Pres. George W. Bush's fast-waning political authority
is far and away the biggest immediate casualty in what the Wall Street Journal
Friday called "a debacle of the first order."
But the U.S. "war on terror" may also have suffered a major blow
from what is widely perceived as a gratuitous slap in the face given to the
United Arab Emirates (UAE), a staunch ally and generous host to scores of U.S.
warplanes and warships – within a stone's throw of Iran – as well as a major
oil and gas exporter, and chronic consumer of billions of dollars of advanced
U.S.-made weaponry and commercial aircraft.
Bush suggested as much Friday. "In order to win the war the war on terror,
we have got to strengthen our friendships and relationships with moderate Arab
countries in the Middle East," he said, noting that "Dubai services
more of our military ships than any country in the world" and that the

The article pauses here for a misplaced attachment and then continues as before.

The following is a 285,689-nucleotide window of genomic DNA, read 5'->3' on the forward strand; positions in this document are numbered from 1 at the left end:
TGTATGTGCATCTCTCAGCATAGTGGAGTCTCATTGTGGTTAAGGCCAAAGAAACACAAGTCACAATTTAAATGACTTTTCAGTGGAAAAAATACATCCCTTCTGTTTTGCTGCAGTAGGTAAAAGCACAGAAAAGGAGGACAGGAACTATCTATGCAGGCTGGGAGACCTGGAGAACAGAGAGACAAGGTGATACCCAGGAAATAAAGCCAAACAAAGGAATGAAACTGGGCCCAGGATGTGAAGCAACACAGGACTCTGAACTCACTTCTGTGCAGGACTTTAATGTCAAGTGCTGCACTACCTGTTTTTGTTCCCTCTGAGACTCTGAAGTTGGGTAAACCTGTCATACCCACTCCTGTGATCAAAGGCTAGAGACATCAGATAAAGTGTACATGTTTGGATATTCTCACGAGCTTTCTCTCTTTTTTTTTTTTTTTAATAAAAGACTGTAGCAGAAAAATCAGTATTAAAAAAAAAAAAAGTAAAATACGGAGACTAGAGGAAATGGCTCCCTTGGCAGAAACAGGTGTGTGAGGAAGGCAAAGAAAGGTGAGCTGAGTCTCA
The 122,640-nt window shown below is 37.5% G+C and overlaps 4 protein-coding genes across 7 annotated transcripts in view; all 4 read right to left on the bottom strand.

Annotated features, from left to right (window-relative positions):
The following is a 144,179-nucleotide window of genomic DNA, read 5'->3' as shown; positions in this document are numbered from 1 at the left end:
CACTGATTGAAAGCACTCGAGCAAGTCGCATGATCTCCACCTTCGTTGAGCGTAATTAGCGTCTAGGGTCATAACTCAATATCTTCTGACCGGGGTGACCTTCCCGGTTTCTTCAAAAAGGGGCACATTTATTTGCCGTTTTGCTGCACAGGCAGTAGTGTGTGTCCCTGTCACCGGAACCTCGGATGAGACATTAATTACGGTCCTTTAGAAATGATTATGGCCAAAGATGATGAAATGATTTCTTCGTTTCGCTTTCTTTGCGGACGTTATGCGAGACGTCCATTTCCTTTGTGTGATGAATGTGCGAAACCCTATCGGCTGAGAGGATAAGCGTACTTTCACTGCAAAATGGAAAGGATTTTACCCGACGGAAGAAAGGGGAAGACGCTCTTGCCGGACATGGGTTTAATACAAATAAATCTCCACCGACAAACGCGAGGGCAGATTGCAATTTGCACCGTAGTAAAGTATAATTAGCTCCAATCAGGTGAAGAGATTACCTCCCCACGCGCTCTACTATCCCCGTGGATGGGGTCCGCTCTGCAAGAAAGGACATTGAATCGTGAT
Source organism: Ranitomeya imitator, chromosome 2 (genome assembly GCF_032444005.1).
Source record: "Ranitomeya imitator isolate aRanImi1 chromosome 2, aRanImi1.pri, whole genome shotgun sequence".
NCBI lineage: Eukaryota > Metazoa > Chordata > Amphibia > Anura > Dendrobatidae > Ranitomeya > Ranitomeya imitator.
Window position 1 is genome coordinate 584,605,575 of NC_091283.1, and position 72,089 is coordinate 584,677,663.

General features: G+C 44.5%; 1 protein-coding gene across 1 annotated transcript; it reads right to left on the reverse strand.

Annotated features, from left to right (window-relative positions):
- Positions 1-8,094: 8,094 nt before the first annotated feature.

UAE, of which Dubai is a part, "is a valued and strategic partner."
But those are hardly the only potential casualties of the ports affair. The
U.S. Treasury and corporations that are increasingly dependent on investment
from overseas, particularly from cash-flush Arab oil exporters, are anxiously
awaiting the aftershocks, as well.
Indeed, some analysts suggest that the deal's collapse will contribute mightily
to a growing popular revolt both here and abroad against economic globalization
and may even tip the balance in favor of economic nationalists against internationalists
and free traders, who find themselves increasingly on the defensive in many
"This might be one of those turning points in economic and political affairs,"
wrote Irwin Stelzer, director of economic policy studies at the Hudson Institute
here, in the neoconservative Weekly Standard earlier this week.